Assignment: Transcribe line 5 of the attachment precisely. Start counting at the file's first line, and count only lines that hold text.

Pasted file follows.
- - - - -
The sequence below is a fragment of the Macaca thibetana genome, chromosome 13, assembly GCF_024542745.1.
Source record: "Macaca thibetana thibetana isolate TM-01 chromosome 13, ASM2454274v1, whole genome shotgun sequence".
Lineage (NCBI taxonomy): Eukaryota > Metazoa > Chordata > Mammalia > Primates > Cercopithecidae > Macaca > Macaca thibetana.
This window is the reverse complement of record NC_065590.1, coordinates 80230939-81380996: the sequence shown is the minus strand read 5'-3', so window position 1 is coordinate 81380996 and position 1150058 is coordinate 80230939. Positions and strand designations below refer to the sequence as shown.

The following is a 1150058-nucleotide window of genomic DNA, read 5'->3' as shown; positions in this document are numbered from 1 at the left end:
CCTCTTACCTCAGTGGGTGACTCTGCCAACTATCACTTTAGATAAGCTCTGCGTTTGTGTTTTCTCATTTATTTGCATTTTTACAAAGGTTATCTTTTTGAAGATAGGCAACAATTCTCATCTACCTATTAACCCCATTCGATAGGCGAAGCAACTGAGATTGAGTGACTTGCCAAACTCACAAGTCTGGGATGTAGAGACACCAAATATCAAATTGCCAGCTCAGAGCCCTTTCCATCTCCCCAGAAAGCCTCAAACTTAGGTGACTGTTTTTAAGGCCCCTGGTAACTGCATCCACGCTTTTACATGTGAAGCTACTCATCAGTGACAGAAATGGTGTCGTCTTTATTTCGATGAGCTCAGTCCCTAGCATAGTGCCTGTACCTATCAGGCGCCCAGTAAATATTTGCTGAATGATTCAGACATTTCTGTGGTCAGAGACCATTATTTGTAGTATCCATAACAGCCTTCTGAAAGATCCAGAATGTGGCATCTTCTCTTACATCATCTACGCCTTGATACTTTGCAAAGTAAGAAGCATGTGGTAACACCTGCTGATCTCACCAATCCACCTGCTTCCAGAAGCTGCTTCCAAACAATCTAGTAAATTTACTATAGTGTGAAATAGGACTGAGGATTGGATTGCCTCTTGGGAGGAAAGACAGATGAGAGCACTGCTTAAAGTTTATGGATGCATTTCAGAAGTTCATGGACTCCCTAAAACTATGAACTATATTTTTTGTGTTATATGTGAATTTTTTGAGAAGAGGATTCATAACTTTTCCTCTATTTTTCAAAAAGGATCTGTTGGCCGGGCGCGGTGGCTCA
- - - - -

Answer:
The following is a 1150058-nucleotide window of genomic DNA, read 5'->3' as shown; positions in this document are numbered from 1 at the left end: